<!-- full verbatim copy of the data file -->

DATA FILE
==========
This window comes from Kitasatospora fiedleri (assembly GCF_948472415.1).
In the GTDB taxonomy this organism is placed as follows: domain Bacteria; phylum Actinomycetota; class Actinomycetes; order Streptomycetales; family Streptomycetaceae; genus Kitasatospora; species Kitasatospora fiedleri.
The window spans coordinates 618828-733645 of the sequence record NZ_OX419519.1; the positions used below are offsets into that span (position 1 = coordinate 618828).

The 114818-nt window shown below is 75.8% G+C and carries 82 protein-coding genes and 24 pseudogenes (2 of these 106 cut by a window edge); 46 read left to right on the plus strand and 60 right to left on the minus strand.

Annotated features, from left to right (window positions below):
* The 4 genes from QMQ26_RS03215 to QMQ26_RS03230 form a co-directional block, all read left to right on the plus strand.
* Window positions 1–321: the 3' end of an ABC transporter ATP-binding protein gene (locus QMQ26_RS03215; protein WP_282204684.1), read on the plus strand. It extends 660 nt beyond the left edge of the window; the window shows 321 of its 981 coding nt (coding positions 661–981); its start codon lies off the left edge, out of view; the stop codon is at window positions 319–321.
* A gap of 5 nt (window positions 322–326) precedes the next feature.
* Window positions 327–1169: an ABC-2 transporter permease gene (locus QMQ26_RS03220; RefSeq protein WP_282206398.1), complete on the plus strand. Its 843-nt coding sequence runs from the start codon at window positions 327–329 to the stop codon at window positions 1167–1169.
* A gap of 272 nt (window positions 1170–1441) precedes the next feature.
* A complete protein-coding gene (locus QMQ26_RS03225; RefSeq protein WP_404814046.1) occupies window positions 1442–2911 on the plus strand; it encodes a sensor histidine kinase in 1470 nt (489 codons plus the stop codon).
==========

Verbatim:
This window comes from Kitasatospora fiedleri (assembly GCF_948472415.1).
In the GTDB taxonomy this organism is placed as follows: domain Bacteria; phylum Actinomycetota; class Actinomycetes; order Streptomycetales; family Streptomycetaceae; genus Kitasatospora; species Kitasatospora fiedleri.
The window spans coordinates 618828-733645 of the sequence record NZ_OX419519.1; the positions used below are offsets into that span (position 1 = coordinate 618828).

The 114818-nt window shown below is 75.8% G+C and carries 82 protein-coding genes and 24 pseudogenes (2 of these 106 cut by a window edge); 46 read left to right on the plus strand and 60 right to left on the minus strand.

Annotated features, from left to right (window positions below):
* The 4 genes from QMQ26_RS03215 to QMQ26_RS03230 form a co-directional block, all read left to right on the plus strand.
* Window positions 1–321: the 3' end of an ABC transporter ATP-binding protein gene (locus QMQ26_RS03215; protein WP_282204684.1), read on the plus strand. It extends 660 nt beyond the left edge of the window; the window shows 321 of its 981 coding nt (coding positions 661–981); its start codon lies off the left edge, out of view; the stop codon is at window positions 319–321.
* A gap of 5 nt (window positions 322–326) precedes the next feature.
* Window positions 327–1169: an ABC-2 transporter permease gene (locus QMQ26_RS03220; RefSeq protein WP_282206398.1), complete on the plus strand. Its 843-nt coding sequence runs from the start codon at window positions 327–329 to the stop codon at window positions 1167–1169.
* A gap of 272 nt (window positions 1170–1441) precedes the next feature.
* A complete protein-coding gene (locus QMQ26_RS03225; RefSeq protein WP_404814046.1) occupies window positions 1442–2911 on the plus strand; it encodes a sensor histidine kinase in 1470 nt (489 codons plus the stop codon).